& Meaning •
Meaning and etymology of the name Merab
Merab is the oldest of two daughters of king Saul, the other is called Michal (1 Samuel 14:49). In one of his more generous moods (and right after hurling his spear at David) Saul promises Merab to David as wife (18:17). David plays timid and Merab goes to Adriel the Meholathite. The day Merab marries Adriel, Saul promises his second daughter Michal to David. That marriage actually happens.
Merab becomes the mother of five sons but there names are not mentioned in the Bible (2 Samuel 21:8 - the Hebrew has the name Michal here but that's commonly understood to be a scribal error. Merab, not Michal was married to Adriel, and Michal stayed childless - 2 Samuel 6:23; Read our article on the infallibility of the Bible).
When much later a three year famine strikes Israel, the men of Gibeon demand of king David the extradition of seven of Saul's descendants, to serve as a kind of bizarre human sacrifice (2 Samuel 21:8). David actually consents and gives them all five sons of Merab and Adriel, as well as Armoni and Mephiboseth the sons of Saul and Rizpah. All seven are hanged at Gibeah.
The name Merab comes from a group words that are obviously related:
The verb (rabab I), meaning to be or become many (Genesis 6:1, Exodus 23:29).
The derived adjective (rab I) means much, many or great (Genesis 24:25, Psalm 19:11).
The identical masculine noun (rab II) means chief or captain (= of many - Esther 1:8, Jeremiah 39:3).
The masculine noun (rob) means multitude or abundance (Genesis 16:10, Hosea 8:12).
The feminine noun (rebaba) means ten-thousand or myriad (Genesis 24:60, Micah 6:7).
The later, Aramaized feminine noun (ribo) also means ten-thousand or myriad (Jonah 4:11, Ezra 2:64). And the masculine noun (rebibim) denotes copious showers (Jeremiah 3:3, Psalm 65:10).
The verb (rabab II), meaning to shoot (Genesis 49:23, Psalm 18:15), and its derived masculine noun (rab III) meaning archer (Jeremiah 50:29, Job 16:13). None of the sources reports a connection between rabab I and II, but apart from the words being the same, a hefty rain shower is not all that different from an attack by a contingent of archers, and if possibly these words evolved from separate ideas into similar forms, this may have happened so readily because they express highly similar images.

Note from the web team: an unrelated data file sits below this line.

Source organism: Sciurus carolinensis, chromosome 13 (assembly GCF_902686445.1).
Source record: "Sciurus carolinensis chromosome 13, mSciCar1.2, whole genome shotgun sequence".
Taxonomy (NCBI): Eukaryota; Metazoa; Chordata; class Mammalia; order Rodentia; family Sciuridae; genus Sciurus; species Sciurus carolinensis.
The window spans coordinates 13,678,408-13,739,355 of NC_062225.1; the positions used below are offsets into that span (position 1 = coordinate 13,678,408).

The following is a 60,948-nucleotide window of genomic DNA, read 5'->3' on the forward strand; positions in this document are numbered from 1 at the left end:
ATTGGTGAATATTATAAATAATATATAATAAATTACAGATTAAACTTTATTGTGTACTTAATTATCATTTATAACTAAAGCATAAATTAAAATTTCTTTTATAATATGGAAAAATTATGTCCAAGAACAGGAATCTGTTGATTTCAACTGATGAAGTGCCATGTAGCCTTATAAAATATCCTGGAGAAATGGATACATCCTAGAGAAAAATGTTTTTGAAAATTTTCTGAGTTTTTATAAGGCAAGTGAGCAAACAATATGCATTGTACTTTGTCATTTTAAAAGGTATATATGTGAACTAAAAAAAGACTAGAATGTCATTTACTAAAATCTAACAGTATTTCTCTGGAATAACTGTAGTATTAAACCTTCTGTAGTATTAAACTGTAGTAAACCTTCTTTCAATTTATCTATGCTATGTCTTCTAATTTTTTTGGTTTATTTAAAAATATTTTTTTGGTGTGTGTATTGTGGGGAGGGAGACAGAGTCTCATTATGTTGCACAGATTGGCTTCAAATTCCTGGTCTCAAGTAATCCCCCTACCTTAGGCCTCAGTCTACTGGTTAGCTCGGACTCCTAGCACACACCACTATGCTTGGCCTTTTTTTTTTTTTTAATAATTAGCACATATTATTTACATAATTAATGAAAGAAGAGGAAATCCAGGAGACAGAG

The verb (raba II) also means to shoot and is used in Genesis 21:20 only. HAW Theological Wordbook of the Old Testament generously offers that this verb is "doubtless a by-form of (raba I)."
And surely, the verb raba I) means to be or become great, many, much or numerous (Genesis 7:17, Exodus 16:18, Job 29:18). Derivatives are:
The masculine noun (arbeh), meaning a kind of locust (Judges 6:5);
The masculine noun (marbeh), meaning increase (Isaiah 9:6) or abundance (Isaiah 33:23);
The feminine noun (mirbah), meaning much (Ezekiel 23:32 only - "much to contain");
The feminine noun (marbit), meaning increase, greatness, multitude (1 Samuel 2:33, 2 Chronicles 9:6);
The feminine noun (tarbut), meaning increase, brood (Numbers 32:14 only);
The feminine noun (tarbit), meaning increment, usury (Ezekiel 18:8).
BDB Theological Dictionary disregards a possible derivation from the above root group and lists Merab without explanation as unconnected entity alphabetically under the letter mem. Perhaps this is technically the right thing to do, but to any Hebrew audience, the name Merab would have had to do with the verbs rabab and raba.
For a meaning of the name Merab, Jones' Dictionary of Old Testament Proper Names reads Multiplication. NOBS Study Bible Name List reads Increase.
Other names that were derived of this word group are
Rabbah, Rabbith and Jeroboam.
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